Telecom

Why cooperatives are shaking the Telecom industry

Do you trust your mobile operator?
Does subscribing make sense? Does it reflect your values, or is it an inconsequential purchase, almost like purchasing groceries?

Today, some individuals wish to regain power in all areas of consumption. One of the signs of this trend is the rise of cooperatives. As a basic trend, they are gradually thriving all over the world, and range from banking to energy (Crédit coopératif, The Cooperative Bank, Energcoop, Coop Energy, etc).

What is a cooperative?
Explicitly, what is a cooperative? It can be described as "a company with collective ownership where power is exercised democratically". This is certainly the definition by the International Cooperative Alliance, an NGO with more than 300 cooperatives around the world. In other words, in a cooperative, the capital is provided by the member clients and, above all, management is coordinated among them.

A phenomenon that is becoming more apparent in the telecom sector.
The cooperative is therefore a transverse movement that is increasingly prominent in telecoms, with convincing examples across Europe: “The Phone Coop” in the United Kingdom, “Coop Mobile” in Switzerland, “Coop Voce” in Italy or, better still, the new “Neibo” in Belgium. These cooperatives can provide different IT services (fixed telephony, internet access, mobile telephony) but usually start with a mobile offer. Why? Simply due to the fact that investments are lower because of the MVNO model.

cooperative mobile operators

The will of consumers is clear: giving meaning to their purchase by defending an ethic.

Transparency is the first medium put forward by cooperatives to defend this ethic. Cooperators are systematically informed of the company's financial statements and are also aware of all the decisions. This leads to the second pillar: the capacity to act. Cooperators are regularly involved in the decision-making process through general meetings or votes, and therefore have the opportunity to influence the company's strategy.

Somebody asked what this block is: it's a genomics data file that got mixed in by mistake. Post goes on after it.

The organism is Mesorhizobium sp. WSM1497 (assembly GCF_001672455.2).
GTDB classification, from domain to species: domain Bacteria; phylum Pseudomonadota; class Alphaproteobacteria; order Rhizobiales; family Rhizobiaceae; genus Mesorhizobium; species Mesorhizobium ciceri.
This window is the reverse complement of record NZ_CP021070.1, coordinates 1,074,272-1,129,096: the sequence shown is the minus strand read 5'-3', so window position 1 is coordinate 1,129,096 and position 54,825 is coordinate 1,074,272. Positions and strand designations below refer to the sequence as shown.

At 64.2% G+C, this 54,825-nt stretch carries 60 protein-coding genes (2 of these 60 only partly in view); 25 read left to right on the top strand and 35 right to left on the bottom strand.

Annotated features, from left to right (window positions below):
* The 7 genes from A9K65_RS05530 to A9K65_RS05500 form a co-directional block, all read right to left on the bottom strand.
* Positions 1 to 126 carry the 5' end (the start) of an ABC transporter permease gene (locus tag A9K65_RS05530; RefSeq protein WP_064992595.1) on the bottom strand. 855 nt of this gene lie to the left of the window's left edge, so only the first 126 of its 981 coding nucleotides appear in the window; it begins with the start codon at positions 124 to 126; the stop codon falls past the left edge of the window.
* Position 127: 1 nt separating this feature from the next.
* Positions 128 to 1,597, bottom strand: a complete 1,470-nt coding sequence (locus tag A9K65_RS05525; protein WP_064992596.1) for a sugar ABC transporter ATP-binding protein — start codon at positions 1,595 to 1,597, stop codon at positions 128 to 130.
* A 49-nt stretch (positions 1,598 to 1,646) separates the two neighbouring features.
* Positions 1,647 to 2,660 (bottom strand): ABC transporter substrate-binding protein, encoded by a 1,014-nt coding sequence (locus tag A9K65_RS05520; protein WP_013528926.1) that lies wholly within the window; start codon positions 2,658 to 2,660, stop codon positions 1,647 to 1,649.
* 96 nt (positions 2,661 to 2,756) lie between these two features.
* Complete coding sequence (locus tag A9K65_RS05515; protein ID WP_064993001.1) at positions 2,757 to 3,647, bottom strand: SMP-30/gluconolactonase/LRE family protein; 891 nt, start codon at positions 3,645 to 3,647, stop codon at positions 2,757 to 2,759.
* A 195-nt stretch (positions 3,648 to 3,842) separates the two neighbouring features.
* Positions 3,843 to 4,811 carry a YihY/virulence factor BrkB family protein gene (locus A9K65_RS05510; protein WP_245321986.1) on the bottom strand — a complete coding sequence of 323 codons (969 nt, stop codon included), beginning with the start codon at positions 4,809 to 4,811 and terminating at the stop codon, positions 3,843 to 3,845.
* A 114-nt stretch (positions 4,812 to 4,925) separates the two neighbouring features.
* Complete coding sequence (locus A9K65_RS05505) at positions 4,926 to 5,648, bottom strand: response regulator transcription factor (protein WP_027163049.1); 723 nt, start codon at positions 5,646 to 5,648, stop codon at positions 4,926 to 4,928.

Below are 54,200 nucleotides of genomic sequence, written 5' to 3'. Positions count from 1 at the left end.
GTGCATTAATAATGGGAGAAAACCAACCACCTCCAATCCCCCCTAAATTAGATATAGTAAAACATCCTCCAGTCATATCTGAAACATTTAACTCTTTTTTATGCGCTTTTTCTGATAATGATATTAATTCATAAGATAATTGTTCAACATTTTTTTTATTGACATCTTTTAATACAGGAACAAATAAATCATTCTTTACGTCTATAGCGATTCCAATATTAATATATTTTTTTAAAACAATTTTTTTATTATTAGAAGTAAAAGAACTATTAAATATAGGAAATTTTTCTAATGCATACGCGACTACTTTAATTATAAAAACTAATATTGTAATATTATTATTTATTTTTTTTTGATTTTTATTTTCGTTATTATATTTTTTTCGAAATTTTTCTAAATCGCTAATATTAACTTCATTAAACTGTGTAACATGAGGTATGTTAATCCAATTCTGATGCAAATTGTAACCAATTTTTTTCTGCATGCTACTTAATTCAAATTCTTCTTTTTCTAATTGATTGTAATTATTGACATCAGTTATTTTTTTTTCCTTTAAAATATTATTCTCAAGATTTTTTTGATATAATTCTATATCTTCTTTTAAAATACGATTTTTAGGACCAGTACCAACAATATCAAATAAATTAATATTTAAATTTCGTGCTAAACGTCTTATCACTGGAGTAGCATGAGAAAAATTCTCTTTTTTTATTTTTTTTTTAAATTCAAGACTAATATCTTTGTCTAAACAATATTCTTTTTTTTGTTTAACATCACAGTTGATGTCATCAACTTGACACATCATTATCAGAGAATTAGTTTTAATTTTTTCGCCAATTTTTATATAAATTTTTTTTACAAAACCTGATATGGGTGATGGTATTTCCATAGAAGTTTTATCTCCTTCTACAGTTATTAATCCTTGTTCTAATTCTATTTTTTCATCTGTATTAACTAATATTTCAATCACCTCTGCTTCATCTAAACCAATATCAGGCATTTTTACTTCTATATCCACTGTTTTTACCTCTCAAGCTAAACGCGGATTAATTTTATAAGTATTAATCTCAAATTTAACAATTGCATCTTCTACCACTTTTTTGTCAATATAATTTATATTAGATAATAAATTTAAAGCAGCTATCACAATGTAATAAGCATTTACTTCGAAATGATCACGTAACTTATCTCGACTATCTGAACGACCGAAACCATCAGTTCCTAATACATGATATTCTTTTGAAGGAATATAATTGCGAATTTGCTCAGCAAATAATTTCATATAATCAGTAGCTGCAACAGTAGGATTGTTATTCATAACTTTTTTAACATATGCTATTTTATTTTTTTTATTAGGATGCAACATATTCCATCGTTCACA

Finally, the third pillar, and perhaps the most important, is this desire to create a sustainable and fair model. Each cooperative has its own way of distributing turnover and profits. Some focus primarily on job creation. Others such as Neibo aim to distribute profits among cooperators and charitable or fair projects. Finally, some cooperatives such as "The Phone Coop" reinvest the profits in other branches of the cooperative network to which they belong to create a global dynamic: farms, renewable energy, social projects, etc.

 

A community movement
Cooperatives reflect two fundamental needs of our time: the need to give meaning to our consumer actions and the need to regroup.
In telecoms, like elsewhere, end customers will often seek to group around a common value for better consumption. As a result, community-based mobile subscriptions are multiplying; offers for movie lovers, video game players, an ethnic community, fair and sustainable offers, offers for frequent travellers and so on.